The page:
On February 12-13, 2002, representatives of the various San organizations from across southern Africa met with representatives of the World Bank in Windhoek, Namibia to discuss issues surrounding the World Bank's indigenous peoples policy (see also CSQ 25:4). This meeting is one of several to be held with indigenous peoples' organizations in Africa by the World Bank, which is making a concerted effort to consult with indigenous organizations to assess their reactions to its revised policy. San spokespeople said they want to make sure that the policy is not watered down and that it meets the needs of all indigenous peoples.
The meeting, which was hosted by the Working Group of Indigenous Peoples in Southern Africa (WIMSA), will also address major issues of concern to San, including:
—The impending forced relocation of San and Bakgalagadi out of the Central Kalahari Game Reserve.
—The cessation of the distribution of Special Game Licenses, the licenses made available to people in remote areas for subsistence hunting purposes.
—The possible resettling of more than 21,000 refugees from Namibian government refugee camp at Osire to M’Kata in Tsumkwe District West.
—The ongoing human rights concerns of San in Angola, Botswana, Namibia, South Africa, Zambia, and Zimbabwe.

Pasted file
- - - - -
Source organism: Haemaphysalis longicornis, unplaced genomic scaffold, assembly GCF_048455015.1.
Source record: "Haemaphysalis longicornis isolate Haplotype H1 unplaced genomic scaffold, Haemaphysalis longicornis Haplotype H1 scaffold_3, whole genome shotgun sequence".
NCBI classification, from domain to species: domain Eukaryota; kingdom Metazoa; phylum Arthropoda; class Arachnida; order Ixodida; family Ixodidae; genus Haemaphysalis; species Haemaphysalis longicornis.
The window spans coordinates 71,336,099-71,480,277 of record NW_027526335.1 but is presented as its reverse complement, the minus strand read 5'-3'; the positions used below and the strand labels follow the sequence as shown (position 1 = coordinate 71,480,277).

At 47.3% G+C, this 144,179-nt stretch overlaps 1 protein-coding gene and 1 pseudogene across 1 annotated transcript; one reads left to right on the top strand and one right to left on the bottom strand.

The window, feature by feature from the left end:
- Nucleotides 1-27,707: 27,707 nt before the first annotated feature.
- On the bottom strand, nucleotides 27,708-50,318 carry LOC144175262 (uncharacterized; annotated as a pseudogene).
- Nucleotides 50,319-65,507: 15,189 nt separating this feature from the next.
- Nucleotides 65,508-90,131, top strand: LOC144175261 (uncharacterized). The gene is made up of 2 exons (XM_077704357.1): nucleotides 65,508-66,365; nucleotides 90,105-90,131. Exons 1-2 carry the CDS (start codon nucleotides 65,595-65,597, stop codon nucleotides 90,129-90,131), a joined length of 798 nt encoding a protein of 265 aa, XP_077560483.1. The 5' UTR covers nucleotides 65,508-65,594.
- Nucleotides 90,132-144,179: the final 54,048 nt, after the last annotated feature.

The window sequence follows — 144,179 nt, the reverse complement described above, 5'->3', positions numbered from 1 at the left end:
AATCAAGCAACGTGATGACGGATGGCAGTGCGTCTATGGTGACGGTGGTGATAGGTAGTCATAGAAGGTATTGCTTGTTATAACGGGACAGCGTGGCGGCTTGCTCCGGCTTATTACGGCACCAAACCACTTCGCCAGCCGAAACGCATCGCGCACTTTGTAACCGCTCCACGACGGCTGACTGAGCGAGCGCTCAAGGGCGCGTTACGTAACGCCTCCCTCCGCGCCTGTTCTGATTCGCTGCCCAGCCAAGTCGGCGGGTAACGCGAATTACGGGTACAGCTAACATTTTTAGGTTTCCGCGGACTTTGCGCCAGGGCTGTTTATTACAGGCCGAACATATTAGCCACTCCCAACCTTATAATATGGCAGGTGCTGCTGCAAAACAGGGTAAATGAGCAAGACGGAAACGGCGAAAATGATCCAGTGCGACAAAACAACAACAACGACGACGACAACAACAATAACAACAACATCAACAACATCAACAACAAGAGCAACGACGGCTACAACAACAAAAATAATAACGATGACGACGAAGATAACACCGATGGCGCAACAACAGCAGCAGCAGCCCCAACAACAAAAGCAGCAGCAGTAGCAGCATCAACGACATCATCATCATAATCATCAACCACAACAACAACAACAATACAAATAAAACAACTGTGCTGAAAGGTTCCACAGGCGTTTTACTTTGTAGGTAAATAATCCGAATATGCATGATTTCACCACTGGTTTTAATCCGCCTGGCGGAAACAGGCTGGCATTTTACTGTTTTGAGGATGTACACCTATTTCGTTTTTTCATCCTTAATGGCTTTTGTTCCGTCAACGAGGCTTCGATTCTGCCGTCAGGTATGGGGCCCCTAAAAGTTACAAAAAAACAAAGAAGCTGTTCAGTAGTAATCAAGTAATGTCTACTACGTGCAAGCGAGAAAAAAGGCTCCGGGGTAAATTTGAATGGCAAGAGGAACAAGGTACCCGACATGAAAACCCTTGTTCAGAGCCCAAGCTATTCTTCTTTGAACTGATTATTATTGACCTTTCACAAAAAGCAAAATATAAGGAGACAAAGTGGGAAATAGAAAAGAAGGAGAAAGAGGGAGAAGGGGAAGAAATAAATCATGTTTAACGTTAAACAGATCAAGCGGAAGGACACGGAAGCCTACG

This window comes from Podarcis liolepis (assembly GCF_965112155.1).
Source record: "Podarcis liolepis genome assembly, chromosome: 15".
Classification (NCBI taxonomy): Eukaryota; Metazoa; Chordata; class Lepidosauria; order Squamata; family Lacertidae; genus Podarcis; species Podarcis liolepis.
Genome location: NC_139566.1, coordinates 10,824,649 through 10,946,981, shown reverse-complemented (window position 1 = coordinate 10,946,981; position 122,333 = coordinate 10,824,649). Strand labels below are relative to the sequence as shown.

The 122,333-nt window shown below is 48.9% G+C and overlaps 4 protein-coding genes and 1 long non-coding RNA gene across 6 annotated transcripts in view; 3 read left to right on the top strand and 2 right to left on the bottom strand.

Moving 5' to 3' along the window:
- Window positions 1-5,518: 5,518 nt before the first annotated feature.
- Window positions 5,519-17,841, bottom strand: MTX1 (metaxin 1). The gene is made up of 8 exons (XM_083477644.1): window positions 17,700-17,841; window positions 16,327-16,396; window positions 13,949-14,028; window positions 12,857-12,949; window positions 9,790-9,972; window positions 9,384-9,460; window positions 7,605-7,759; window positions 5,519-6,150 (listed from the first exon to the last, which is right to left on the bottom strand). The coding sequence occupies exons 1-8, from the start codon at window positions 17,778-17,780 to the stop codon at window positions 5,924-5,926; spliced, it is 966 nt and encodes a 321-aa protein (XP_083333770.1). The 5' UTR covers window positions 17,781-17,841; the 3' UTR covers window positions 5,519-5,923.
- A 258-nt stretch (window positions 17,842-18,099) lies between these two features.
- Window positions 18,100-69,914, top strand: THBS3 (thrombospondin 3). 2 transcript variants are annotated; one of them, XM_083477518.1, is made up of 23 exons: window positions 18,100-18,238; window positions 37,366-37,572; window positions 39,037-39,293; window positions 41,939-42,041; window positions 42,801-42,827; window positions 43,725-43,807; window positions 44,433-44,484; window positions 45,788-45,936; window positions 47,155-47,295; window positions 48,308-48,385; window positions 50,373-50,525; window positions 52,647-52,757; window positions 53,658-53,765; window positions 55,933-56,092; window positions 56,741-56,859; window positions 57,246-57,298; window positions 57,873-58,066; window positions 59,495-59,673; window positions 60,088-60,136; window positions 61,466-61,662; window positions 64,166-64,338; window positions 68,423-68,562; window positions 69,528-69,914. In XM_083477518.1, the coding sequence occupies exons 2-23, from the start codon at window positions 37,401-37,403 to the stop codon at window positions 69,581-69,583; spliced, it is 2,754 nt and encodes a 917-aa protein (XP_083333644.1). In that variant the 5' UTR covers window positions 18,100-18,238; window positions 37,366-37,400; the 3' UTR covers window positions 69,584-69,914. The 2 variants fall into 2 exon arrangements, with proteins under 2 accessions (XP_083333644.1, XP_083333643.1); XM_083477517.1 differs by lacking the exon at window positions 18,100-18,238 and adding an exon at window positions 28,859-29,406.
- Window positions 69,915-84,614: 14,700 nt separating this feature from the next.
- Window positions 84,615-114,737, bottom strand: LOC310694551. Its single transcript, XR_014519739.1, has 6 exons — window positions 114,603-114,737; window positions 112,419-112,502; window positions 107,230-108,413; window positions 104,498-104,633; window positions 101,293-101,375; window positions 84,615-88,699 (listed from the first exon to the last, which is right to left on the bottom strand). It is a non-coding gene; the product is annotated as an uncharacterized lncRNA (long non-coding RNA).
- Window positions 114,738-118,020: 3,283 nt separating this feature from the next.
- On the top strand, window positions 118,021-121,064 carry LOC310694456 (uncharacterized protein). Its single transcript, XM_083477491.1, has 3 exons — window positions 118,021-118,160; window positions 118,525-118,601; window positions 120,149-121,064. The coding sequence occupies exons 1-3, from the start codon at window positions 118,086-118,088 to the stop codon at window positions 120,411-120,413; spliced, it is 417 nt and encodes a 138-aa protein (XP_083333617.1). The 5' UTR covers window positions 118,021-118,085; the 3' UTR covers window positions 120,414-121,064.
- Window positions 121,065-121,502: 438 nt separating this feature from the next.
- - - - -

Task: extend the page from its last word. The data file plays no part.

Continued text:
It was confirmed at the World Bank-WIMSA San meeting that the Global Environmental Facility (GEF), a consortium of development agencies that includes the World Bank, will be funding an extension of the Living in a Finite Environment (LIFE) Project in Namibia, a project that has, for the past decade, been supporting community-based natural resource management activities in the country, including those in the Nyae Nyae area where the first Namibian conservancy was established in 1998. Considering the ongoing crises in other areas, San representatives welcomed this news as a positive step.
Since 1972 Cultural Survival has been advocating for Indigenous Peoples' rights and supporting Indigenous communities’ self-determination, cultures and political resilience.
To read about Cultural Survival’s work around the world, click here. To read more articles on the subject use our Search function and explore 40 years of information on Indigenous issues.
For ways to take action to help Indigenous communities, click here.
We take on governments and multinational corporations—and they always have more resources than we do—but with the help of people like you, we do win. Your contribution is crucial to that effort. Click here to do your part.